Following the death of renowned Buddhist monk Thich Nhat Hanh earlier this year, Ken Crawford writes that his teachings on mindfulness and building bridges between religion are more important than ever.

The Buddhist monk Thich Nhat Hanh died earlier this year to little commentary in the press, certainly not commensurate with the impact of his life. The obituaries in the BBC and Guardian focus on his life events, such as his meeting with Martin Luther King, but have little to say about his writing, which may prove to be his greatest legacy.

Just as Christianity has seen wrangling over the true text of scripture and how it should be interpreted, different movements have emerged over time in Buddhism, offering different views on the Buddha's original words and how they should be interpreted. For example, when Buddhism reached the Orient from India, the Chinese and Japanese could not accept the Indian sutras at face value, rather blending them with existing religions such as Taoism to create Zen and its paradoxical koans (what is the sound of one hand clapping?).

The arrival of Buddhism in the West, something that began in earnest in the last century and is therefore a very recent phenomena, is beginning to play out in a similar way in the sense that Buddhism is not being accepted at face value, rather it is being given a Western twist. The renunciation of the material world that some Buddhist teachings encourage is not at all palatable in 21st century Europe and has largely been rejected, though the Cathars of the Medieval period would have recognised it, and the Christian monastic movement shared some of this philosophy on life.

Instead, some beautifully simple but powerful aspects of Buddhism have been picked up by the West. Chief amongst these is the notion of Mindfulness and focusing on the breath to anchor the body in time and space, to appreciate the moment in life. Thich Nhat Hanh has probably done more than any other individual to drive awareness of this concept through his many published works.

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This aspect of Buddhism has been embraced by two of the pillars of Western civilisation, technology and capitalism. Apps such as Headspace are now big business and draw heavily on the notions of Mindfulness, and focusing on the breath. The rota of any gym class in the West will likely feature classes that include a meditative element in which focus on the breath is key. Quietly, subtly, with no great fanfare, aspects of Buddhism promoted by Thich Nhat Hanh have been easily digested and assimilated by the West to positive effect.

Be in no doubt of the power of this work. I have a friend who served in the RAF as a medic, extracting causalities under fire in our recent wars, someone used to difficult circumstances. He was one of the first in the UK to catch COVID-19, finding himself in a specialist hospital ward before the drugs had been developed to alleviate the symptoms. With people around him on the ward begging for the nurses to let them die, managing on one hour of sleep a night, he told me he kept his sanity by using the techniques and thought processes mentioned above. This is one of those life skills that is worth knowing and tucking away – who can say when you, the reader, may need it?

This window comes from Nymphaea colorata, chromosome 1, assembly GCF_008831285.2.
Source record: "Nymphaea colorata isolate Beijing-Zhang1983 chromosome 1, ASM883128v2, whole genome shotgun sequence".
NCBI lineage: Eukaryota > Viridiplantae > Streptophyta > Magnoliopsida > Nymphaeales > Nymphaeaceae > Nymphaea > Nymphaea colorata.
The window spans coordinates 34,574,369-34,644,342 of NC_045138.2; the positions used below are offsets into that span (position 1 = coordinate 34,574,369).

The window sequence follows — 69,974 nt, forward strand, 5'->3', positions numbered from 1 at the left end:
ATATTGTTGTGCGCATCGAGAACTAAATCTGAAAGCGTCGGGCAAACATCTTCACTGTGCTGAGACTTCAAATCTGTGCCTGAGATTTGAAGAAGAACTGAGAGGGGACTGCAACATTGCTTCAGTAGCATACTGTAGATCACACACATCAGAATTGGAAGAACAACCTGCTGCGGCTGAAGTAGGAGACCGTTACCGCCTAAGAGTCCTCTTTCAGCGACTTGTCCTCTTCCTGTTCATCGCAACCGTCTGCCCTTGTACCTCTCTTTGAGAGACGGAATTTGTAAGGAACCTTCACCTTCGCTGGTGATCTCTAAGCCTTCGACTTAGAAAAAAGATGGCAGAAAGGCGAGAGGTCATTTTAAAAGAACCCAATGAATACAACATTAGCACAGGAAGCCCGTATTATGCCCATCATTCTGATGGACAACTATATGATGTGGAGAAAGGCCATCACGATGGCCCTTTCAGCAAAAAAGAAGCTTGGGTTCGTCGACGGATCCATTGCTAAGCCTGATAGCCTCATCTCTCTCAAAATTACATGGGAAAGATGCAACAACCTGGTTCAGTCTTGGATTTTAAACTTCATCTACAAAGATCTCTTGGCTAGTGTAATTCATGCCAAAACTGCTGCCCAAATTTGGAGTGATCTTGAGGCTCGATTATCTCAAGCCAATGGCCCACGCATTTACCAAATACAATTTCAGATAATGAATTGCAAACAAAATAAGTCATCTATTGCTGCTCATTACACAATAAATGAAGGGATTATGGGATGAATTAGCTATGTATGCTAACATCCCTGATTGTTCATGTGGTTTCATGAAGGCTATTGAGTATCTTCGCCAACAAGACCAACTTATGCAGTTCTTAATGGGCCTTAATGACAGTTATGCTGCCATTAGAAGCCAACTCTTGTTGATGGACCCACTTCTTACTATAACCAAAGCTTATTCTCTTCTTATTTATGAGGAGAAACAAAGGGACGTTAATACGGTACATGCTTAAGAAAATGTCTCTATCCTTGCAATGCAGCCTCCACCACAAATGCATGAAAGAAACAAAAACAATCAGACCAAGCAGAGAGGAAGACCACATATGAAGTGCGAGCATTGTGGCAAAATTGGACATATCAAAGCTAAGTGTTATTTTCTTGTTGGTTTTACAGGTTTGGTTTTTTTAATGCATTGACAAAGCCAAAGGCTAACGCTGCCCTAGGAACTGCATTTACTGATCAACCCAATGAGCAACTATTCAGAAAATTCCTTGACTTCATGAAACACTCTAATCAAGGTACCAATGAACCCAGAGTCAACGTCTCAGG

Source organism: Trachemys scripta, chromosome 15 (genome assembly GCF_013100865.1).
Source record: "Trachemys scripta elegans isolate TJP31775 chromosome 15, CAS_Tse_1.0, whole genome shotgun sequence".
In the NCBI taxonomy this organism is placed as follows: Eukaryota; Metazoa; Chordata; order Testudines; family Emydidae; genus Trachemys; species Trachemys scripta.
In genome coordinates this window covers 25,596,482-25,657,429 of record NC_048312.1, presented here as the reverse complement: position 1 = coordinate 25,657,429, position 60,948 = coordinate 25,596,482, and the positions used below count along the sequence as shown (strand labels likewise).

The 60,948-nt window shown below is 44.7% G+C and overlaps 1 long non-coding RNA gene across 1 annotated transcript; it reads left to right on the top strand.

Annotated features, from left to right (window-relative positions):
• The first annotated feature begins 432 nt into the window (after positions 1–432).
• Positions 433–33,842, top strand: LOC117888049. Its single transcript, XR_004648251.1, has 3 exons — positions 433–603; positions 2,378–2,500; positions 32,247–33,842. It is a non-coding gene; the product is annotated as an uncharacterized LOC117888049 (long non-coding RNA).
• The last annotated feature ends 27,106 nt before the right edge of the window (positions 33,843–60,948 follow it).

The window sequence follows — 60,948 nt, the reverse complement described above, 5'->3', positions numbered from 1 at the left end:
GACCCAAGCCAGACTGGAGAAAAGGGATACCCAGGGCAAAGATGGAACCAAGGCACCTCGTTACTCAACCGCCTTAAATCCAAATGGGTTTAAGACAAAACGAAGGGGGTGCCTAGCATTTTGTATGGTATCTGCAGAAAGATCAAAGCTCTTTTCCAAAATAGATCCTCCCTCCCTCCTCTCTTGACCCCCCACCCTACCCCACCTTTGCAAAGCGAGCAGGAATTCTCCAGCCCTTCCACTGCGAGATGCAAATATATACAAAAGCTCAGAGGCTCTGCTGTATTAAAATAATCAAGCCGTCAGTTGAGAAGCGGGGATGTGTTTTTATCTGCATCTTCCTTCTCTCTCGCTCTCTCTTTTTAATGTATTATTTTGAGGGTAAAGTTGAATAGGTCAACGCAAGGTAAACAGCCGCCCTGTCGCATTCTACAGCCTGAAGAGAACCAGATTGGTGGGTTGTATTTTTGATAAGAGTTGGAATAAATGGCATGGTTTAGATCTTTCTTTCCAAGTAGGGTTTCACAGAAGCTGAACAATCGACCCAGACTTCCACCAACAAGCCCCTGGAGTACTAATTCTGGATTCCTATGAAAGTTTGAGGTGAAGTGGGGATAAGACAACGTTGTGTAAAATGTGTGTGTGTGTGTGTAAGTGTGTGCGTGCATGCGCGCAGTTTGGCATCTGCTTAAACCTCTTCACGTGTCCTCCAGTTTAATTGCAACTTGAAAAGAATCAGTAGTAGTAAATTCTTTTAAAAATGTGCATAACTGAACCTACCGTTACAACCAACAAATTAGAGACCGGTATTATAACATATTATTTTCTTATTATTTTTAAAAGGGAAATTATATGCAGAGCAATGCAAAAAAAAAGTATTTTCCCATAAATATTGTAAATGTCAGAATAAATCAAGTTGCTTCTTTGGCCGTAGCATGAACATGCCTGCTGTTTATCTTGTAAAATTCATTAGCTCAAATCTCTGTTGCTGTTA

Beyond the techniques of Mindfulness, Thich Nhat Hanh is arguably the individual who has done most to build a bridge between Buddhism and Christianity. His shrine at Plum Village included both the Buddha and Christ. In his book Living Buddha, Living Christ he sets out the core concepts of Buddhism and explores the significant overlap with Christian morality. Reflecting on the Christian Holy Trinity he argues that the best approach to the Trinity is through the Holy Spirit, that is the spirit in which life is lived, rather than the ineffable Father. Christian mystics such as Abbot Joachim of Fiore were making an argument for the new age of the Holy Spirit as far back as the 11th century, not a rejection of the Father or the Son but a change of emphasis.

Thanks to Thich Nhat Hanh the bridge between Buddhism and Christianity has been firmly established. Looking ahead, the bridge we need in the West is between Christianity and Islam, something that is likely to prove more challenging given some of the text of the Quran. The Quran does however make reference to the Holy Spirit, and it may be that is the bridge we need.

The ideal scenario may be that a devout Muslim of great character comes forward, someone who will command the respect of Muslims in the West, someone who has read and understood both the Quran and the Bible, can accept and reconcile the differences, and can make the bridge in the same way Thich Nhat Hanh has done in Living Buddha, Living Christ. It would be a very positive development if aspects of Islam were drawn out that the West could benefit from but is missing in its current approach, aspects that could potentially be assimilated without a conversion to Islam, in the same way that aspects of Buddhism have been assimilated without a religious conversion.

We want to move away from a position where one faith claims it has all the answers.

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